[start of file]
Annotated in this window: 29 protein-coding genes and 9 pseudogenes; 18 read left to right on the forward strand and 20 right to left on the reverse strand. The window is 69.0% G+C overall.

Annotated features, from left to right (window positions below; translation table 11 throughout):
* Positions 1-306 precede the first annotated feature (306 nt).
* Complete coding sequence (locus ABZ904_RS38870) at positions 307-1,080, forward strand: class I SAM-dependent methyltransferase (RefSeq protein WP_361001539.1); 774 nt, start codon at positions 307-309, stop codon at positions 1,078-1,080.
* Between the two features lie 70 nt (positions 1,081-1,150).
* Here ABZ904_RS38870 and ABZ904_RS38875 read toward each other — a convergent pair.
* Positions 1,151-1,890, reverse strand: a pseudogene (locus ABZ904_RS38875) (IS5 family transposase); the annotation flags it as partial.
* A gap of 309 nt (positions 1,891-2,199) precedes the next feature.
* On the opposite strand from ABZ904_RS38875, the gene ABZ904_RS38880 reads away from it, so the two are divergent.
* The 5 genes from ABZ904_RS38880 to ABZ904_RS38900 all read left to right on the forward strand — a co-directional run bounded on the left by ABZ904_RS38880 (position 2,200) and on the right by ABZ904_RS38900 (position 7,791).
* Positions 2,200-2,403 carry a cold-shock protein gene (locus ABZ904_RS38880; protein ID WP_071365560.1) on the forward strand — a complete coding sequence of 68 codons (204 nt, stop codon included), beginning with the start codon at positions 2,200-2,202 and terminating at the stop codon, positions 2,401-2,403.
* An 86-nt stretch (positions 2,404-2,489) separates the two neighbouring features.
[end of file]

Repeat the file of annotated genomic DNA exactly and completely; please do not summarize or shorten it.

Annotated in this window: 29 protein-coding genes and 9 pseudogenes; 18 read left to right on the forward strand and 20 right to left on the reverse strand. The window is 69.0% G+C overall.

Annotated features, from left to right (window positions below; translation table 11 throughout):
* Positions 1-306 precede the first annotated feature (306 nt).
* Complete coding sequence (locus ABZ904_RS38870) at positions 307-1,080, forward strand: class I SAM-dependent methyltransferase (RefSeq protein WP_361001539.1); 774 nt, start codon at positions 307-309, stop codon at positions 1,078-1,080.
* Between the two features lie 70 nt (positions 1,081-1,150).
* Here ABZ904_RS38870 and ABZ904_RS38875 read toward each other — a convergent pair.
* Positions 1,151-1,890, reverse strand: a pseudogene (locus ABZ904_RS38875) (IS5 family transposase); the annotation flags it as partial.
* A gap of 309 nt (positions 1,891-2,199) precedes the next feature.
* On the opposite strand from ABZ904_RS38875, the gene ABZ904_RS38880 reads away from it, so the two are divergent.
* The 5 genes from ABZ904_RS38880 to ABZ904_RS38900 all read left to right on the forward strand — a co-directional run bounded on the left by ABZ904_RS38880 (position 2,200) and on the right by ABZ904_RS38900 (position 7,791).
* Positions 2,200-2,403 carry a cold-shock protein gene (locus ABZ904_RS38880; protein ID WP_071365560.1) on the forward strand — a complete coding sequence of 68 codons (204 nt, stop codon included), beginning with the start codon at positions 2,200-2,202 and terminating at the stop codon, positions 2,401-2,403.
* An 86-nt stretch (positions 2,404-2,489) separates the two neighbouring features.